I guess it's in my blood. I've been to a game as recently as a month ago. I had hoped to go the game this coming weekend, but ticket prices were too high for me.
In my life, I have to say I've had three people I've admired as father figures. First is my father-in-law, a wonderful man who is the same age as Joe and got his PhD at Penn State while Joe was an assistant. The former head athletic trainer at Bucknell, Edgar "Hal" Biggs taught me a lot, put up with some lapses on my part, and was the first ever adult to treat me like another adult. And of course, even though I never met him, there was JoePa. Integrity. Honesty. Succeeding the right way. And even when they lost, fans still had his morals to lean on. No excessive celebrations on the field. No fancy uniforms. "When you get to the end zone, don't dance, but act like you've been there before and expected to be there".
And in a few days, it's all been shattered. I'm left in despair. I've read the indictment. I don't see how McQueary (who I thought might be the next head coach) or Paterno can feel they did the moral thing. People were hurt. Badly. People were hurt long after it should have been stopped.
I'm so sad for those boys. So ashamed of the apparent complicity. I feel like I've been stabbed in the heart.
Which leads to the illusion of integrity:
Emotional feedback on timeless wavelength
Bearing a gift beyond price, almost free
All this machinery making modern music
Can still be open-hearted.
Not so coldly charted, it's really just a question
Of your honesty, yeah, your honesty.
One likes to believe in the freedom of music,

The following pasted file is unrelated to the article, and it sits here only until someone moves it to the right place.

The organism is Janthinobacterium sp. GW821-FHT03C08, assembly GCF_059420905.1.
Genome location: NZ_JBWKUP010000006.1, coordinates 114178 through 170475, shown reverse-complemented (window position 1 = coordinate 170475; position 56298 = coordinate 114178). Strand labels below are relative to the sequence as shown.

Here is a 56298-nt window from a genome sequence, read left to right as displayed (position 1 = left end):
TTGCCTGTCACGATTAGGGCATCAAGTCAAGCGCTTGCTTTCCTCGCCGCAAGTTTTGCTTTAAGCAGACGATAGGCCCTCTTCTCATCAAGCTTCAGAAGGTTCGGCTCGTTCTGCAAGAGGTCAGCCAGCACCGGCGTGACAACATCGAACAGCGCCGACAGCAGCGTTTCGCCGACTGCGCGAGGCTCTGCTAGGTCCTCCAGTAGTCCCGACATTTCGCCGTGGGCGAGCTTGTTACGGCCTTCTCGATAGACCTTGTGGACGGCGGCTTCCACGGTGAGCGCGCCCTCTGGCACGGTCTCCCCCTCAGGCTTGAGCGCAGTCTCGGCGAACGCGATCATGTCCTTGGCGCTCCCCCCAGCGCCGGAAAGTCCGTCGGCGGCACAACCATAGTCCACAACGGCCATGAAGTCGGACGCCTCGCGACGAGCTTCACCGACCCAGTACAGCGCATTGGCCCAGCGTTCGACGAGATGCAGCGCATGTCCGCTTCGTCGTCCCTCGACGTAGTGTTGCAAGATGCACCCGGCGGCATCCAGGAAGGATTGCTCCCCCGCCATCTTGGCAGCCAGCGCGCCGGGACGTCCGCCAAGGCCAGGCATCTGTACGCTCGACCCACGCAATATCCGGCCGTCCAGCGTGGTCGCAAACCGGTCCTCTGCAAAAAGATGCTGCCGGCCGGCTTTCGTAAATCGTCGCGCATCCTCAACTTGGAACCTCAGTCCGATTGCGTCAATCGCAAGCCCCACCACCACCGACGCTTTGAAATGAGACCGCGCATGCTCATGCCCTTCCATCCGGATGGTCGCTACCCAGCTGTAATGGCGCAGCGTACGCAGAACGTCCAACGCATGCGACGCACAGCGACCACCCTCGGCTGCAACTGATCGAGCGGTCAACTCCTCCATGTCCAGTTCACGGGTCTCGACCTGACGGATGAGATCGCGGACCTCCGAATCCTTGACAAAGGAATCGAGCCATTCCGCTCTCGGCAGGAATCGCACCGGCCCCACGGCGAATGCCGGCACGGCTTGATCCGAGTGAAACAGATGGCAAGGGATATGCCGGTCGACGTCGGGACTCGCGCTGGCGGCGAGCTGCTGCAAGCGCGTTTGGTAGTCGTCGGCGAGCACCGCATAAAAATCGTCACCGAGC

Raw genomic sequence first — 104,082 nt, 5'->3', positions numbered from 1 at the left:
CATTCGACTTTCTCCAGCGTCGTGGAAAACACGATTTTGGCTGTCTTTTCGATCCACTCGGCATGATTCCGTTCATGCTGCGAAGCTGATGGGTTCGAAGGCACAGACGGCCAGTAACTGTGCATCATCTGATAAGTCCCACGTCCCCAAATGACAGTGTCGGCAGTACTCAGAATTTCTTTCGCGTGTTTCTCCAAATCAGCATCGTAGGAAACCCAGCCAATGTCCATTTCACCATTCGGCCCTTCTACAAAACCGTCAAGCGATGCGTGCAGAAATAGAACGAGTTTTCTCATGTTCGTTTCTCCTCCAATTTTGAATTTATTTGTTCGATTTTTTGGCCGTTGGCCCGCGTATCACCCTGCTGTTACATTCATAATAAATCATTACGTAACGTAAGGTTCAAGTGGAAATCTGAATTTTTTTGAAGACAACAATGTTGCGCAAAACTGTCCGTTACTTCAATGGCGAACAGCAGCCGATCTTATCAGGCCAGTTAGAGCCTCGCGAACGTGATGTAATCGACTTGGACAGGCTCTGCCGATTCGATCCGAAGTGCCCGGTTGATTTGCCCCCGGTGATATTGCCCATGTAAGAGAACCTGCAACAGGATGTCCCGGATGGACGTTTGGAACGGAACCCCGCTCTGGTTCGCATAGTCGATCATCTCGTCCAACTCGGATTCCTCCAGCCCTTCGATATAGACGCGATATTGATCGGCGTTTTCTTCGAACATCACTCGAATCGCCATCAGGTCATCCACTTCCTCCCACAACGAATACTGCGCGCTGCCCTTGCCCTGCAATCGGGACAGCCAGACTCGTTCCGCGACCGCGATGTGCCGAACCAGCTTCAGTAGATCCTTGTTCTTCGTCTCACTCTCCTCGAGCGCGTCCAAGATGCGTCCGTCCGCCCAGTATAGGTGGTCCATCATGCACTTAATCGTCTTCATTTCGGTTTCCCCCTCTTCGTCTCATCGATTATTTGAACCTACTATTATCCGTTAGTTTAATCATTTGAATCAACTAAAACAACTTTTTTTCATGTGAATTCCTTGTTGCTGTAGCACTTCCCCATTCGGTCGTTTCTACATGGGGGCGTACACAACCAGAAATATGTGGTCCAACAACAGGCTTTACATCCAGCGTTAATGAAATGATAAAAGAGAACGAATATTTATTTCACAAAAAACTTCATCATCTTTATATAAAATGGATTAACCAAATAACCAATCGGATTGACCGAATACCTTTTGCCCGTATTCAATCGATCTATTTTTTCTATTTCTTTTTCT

But glittering prizes and endless compromises
Shatter the illusion of integrity.
For the words of the profits were written on the studio wall,
And echoes with the sounds of salesmen.
Yeah, the song is about how industry and money ruin radio and music, and how fans can rob the artists as well, but it seems to apply here as well.
The gift of Penn State football, almost free if you chose to watch it on TV and simply enjoy.
Honesty here applies to the consumers, but in reality, it was people at Penn State who showed a lack of honesty.
Glittering prizes, endless compromises, profits, salesmen.
To me, the illusion of integrity has always been that now. I know that 60+ years of hopefully doing the right thing isn't erased, but it's tarnished beyond recognition. And Penn State fans are left to grieve. I do hope that the grief is about the pain inflicted upon a cadre of young boys. There will be plenty of time later to grieve for the football team and university.
Right now, I haven't missed watching, attending, or listening to a single Penn State game for years. This Saturday, I honestly have no interest in what happens on the field. I'm very curious how the fans in the stands will act, and curious if the players will be able to find a way to even care. But, I'm not sure I'm curious enough to even watch.
(Post-script to this post: I did watch the game and I'm glad I did. While I found the pre-game mid-field prayer a bit contrived, it was nice to see the honest emotions of fans caught on TV. Along with the 100,000+ fans with tears in their eyes, I'm sure there were many, many more people at home affected the same way.)
Biggest Sports Scandal Ever